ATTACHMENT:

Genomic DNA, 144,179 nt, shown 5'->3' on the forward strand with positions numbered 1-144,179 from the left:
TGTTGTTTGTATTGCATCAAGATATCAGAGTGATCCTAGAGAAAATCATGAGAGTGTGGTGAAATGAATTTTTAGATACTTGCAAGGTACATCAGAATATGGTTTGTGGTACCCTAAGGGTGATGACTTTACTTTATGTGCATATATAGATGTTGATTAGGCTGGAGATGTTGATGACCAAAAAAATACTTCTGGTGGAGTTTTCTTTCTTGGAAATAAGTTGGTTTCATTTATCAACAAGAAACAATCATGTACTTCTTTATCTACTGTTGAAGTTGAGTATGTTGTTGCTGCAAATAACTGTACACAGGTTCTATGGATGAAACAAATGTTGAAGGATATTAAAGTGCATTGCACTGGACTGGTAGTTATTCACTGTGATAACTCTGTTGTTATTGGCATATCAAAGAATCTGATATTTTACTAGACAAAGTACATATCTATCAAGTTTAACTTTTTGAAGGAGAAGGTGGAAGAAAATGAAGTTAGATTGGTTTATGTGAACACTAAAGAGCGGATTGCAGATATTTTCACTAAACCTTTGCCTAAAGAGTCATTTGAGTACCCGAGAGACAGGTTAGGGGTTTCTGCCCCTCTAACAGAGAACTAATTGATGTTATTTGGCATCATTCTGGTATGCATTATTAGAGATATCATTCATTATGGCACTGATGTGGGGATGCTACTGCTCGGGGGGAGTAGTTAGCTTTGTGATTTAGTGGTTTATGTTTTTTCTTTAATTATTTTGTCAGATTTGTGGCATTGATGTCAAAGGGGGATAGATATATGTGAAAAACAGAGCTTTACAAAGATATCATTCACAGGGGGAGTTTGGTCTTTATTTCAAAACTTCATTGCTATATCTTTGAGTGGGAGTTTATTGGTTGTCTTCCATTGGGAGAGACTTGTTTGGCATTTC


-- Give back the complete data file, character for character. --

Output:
Genomic DNA, 144,179 nt, shown 5'->3' on the forward strand with positions numbered 1-144,179 from the left:
TGTTGTTTGTATTGCATCAAGATATCAGAGTGATCCTAGAGAAAATCATGAGAGTGTGGTGAAATGAATTTTTAGATACTTGCAAGGTACATCAGAATATGGTTTGTGGTACCCTAAGGGTGATGACTTTACTTTATGTGCATATATAGATGTTGATTAGGCTGGAGATGTTGATGACCAAAAAAATACTTCTGGTGGAGTTTTCTTTCTTGGAAATAAGTTGGTTTCATTTATCAACAAGAAACAATCATGTACTTCTTTATCTACTGTTGAAGTTGAGTATGTTGTTGCTGCAAATAACTGTACACAGGTTCTATGGATGAAACAAATGTTGAAGGATATTAAAGTGCATTGCACTGGACTGGTAGTTATTCACTGTGATAACTCTGTTGTTATTGGCATATCAAAGAATCTGATATTTTACTAGACAAAGTACATATCTATCAAGTTTAACTTTTTGAAGGAGAAGGTGGAAGAAAATGAAGTTAGATTGGTTTATGTGAACACTAAAGAGCGGATTGCAGATATTTTCACTAAACCTTTGCCTAAAGAGTCATTTGAGTACCCGAGAGACAGGTTAGGGGTTTCTGCCCCTCTAACAGAGAACTAATTGATGTTATTTGGCATCATTCTGGTATGCATTATTAGAGATATCATTCATTATGGCACTGATGTGGGGATGCTACTGCTCGGGGGGAGTAGTTAGCTTTGTGATTTAGTGGTTTATGTTTTTTCTTTAATTATTTTGTCAGATTTGTGGCATTGATGTCAAAGGGGGATAGATATATGTGAAAAACAGAGCTTTACAAAGATATCATTCACAGGGGGAGTTTGGTCTTTATTTCAAAACTTCATTGCTATATCTTTGAGTGGGAGTTTATTGGTTGTCTTCCATTGGGAGAGACTTGTTTGGCATTTC